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            Sources, fate and transport of perfluorocarboxylates.

            This review describes the sources, fate, and transport of perfluorocarboxylates (PFCAs) in the environment, with a specific focus on perfluorooctanoate (PFO). The global historical industry-wide emissions of total PFCAs from direct (manufacture, use, consumer products) and indirect (PFCA impurities and/or precursors) sources were estimated to be 3200-7300 tonnes. It was estimated that the majority (approximately 80%) of PFCAs have been released to the environment from fluoropolymer manufacture and use. Although indirect sources were estimated to be much less importantthan direct sources, there were larger uncertainties associated with the calculations for indirect sources. The physical-chemical properties of PFO (negligible vapor pressure, high solubility in water, and moderate sorption to solids) suggested that PFO would accumulate in surface waters. Estimated mass inventories of PFO in various environmental compartments confirmed that surface waters, especially oceans, contain the majority of PFO. The only environmental sinks for PFO were identified to be sediment burial and transport to the deep oceans, implying a long environmental residence time. Transport pathways for PFCAs in the environment were reviewed, and it was concluded that, in addition to atmospheric transport/degradation of precursors, atmospheric and ocean water transport of the PFCAs themselves could significantly contribute to their long-range transport. It was estimated that 2-12 tonnes/ year of PFO are transported to the Artic by oceanic transport, which is greater than the amount estimated to result from atmospheric transport/degradation of precursors.
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              A Never-Ending Story of Per- and Polyfluoroalkyl Substances (PFASs)?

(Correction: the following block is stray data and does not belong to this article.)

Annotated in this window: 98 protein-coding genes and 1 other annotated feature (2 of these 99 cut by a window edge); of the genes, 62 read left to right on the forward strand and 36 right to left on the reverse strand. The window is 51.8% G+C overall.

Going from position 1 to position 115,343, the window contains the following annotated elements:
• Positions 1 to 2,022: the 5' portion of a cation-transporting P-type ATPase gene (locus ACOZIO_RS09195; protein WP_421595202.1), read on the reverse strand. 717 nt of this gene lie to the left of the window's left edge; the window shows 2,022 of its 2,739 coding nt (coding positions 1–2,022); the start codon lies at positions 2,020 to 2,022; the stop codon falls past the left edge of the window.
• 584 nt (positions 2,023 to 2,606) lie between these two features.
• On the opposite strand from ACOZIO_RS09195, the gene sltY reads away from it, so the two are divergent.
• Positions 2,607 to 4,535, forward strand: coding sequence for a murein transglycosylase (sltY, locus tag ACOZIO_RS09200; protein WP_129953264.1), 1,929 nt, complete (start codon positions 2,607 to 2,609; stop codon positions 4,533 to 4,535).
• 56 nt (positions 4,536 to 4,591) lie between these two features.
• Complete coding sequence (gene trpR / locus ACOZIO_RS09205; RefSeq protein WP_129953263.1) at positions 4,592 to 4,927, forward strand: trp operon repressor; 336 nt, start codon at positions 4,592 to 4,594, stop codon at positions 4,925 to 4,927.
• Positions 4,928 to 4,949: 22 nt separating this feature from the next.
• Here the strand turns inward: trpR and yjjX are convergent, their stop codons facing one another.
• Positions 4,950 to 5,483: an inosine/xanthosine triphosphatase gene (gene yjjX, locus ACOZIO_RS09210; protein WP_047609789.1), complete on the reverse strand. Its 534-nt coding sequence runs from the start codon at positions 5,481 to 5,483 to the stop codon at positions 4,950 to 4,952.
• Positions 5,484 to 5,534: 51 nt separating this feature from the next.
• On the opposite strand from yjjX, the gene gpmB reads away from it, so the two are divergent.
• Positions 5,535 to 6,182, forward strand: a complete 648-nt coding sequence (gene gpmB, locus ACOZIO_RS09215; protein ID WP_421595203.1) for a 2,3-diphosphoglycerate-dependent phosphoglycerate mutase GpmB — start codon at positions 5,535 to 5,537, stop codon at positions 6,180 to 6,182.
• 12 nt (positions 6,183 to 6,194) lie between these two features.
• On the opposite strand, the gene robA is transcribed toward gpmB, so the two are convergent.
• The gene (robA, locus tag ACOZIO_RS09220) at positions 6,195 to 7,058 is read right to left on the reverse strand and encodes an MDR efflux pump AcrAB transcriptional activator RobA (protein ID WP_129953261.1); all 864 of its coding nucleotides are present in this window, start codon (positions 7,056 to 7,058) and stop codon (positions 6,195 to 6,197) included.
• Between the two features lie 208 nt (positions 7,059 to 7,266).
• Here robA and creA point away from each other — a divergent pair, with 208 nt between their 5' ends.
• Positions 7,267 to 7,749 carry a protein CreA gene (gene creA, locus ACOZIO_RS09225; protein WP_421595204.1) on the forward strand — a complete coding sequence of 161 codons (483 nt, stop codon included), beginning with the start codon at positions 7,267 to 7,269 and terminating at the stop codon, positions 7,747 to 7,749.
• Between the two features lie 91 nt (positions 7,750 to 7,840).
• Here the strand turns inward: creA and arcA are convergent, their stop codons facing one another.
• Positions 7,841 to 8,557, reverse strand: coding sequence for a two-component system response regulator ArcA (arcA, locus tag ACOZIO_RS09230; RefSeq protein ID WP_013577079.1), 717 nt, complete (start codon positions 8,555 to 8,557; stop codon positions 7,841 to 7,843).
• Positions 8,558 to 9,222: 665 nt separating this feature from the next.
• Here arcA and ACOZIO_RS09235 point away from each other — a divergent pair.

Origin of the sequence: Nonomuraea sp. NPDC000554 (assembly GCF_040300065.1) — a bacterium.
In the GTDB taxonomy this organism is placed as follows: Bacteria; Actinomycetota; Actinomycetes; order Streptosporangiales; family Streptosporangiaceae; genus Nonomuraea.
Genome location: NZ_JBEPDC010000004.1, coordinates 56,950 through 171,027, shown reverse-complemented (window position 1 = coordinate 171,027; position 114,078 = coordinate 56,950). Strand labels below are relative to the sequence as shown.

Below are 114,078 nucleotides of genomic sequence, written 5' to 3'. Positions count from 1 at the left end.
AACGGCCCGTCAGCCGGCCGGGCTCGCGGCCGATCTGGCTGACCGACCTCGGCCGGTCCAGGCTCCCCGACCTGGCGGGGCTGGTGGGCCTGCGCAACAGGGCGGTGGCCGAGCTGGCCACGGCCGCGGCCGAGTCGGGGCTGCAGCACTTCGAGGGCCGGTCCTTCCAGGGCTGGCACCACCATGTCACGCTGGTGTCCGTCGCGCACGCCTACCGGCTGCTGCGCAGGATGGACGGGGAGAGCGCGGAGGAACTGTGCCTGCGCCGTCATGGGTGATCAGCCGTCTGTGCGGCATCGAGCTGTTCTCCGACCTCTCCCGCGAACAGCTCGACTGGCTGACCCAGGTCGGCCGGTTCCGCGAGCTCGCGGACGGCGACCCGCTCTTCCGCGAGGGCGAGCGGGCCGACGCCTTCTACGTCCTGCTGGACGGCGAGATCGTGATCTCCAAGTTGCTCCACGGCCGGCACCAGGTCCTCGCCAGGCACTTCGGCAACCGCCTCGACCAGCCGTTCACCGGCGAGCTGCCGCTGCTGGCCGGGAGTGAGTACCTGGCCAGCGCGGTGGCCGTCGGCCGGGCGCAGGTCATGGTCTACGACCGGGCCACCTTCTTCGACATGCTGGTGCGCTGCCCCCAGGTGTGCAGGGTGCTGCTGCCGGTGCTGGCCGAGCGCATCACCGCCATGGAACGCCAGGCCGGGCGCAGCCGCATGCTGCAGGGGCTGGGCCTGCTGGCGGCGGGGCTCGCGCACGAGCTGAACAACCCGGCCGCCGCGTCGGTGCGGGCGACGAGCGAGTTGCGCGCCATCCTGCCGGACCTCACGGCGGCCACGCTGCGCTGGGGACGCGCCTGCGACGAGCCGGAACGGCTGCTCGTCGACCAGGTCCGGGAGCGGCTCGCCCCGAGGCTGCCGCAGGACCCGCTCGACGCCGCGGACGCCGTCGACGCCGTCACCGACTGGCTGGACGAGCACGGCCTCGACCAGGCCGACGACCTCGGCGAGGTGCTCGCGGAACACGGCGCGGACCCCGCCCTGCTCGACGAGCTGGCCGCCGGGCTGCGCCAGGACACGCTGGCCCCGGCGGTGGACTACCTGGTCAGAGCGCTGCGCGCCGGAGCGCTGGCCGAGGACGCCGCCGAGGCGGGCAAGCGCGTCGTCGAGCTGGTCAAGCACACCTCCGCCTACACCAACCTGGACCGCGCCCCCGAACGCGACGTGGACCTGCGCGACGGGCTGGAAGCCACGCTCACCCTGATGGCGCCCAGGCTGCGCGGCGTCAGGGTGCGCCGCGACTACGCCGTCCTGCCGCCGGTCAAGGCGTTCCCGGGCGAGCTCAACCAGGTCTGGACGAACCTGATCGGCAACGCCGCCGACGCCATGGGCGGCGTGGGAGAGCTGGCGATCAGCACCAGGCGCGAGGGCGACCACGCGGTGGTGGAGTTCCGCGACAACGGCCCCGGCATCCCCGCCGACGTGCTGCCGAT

More than 3000 per- and polyfluoroalkyl substances (PFASs) are, or have been, on the global market, yet most research and regulation continues to focus on a limited selection of rather well-known long-chain PFASs, particularly perfluorooctanesulfonate (PFOS), perfluorooctanoic acid (PFOA) and their precursors. Continuing to overlook the vast majority of other PFASs is a major concern for society. We provide recommendations for how to proceed with research and cooperation to tackle the vast number of PFASs on the market and in the environment.
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                Author and article information

                Contributors
                contam@efsa.europa.eu
                Journal
                EFSA J
                EFSA J
                10.1002/(ISSN)1831-4732
                EFS2
                EFSA Journal
                John Wiley and Sons Inc. (Hoboken )
                1831-4732
                17 September 2020
                September 2020
                : 18
                : 9 ( doiID: 10.1002/efs2.v18.9 )
                : e06223
                Author notes
                [*] [* ] Correspondence: contam@ 123456efsa.europa.eu
                [†]

                Sandra Ceccatelli was a member of the Working Group until 7 April 2018.

                Article
                EFS26223
                10.2903/j.efsa.2020.6223
                7507523
                32994824
                facaedb0-3c26-48c3-b9b3-4887fab11062
                © 2020 European Food Safety Authority. EFSA Journal published by John Wiley and Sons Ltd on behalf of European Food Safety Authority.

                This is an open access article under the terms of the http://creativecommons.org/licenses/by-nd/4.0/ License, which permits use and distribution in any medium, provided the original work is properly cited and no modifications or adaptations are made.

                History
                Page count
                Figures: 26, Tables: 70, Pages: 391, Words: 211604
                Categories
                Scientific Opinion
                Scientific Opinion
                Custom metadata
                2.0
                September 2020
                Converter:WILEY_ML3GV2_TO_JATSPMC version:5.9.1 mode:remove_FC converted:22.09.2020

                pfas,food,exposure,mixtures,immune system,pbpk,risk assessment
                pfas, food, exposure, mixtures, immune system, pbpk, risk assessment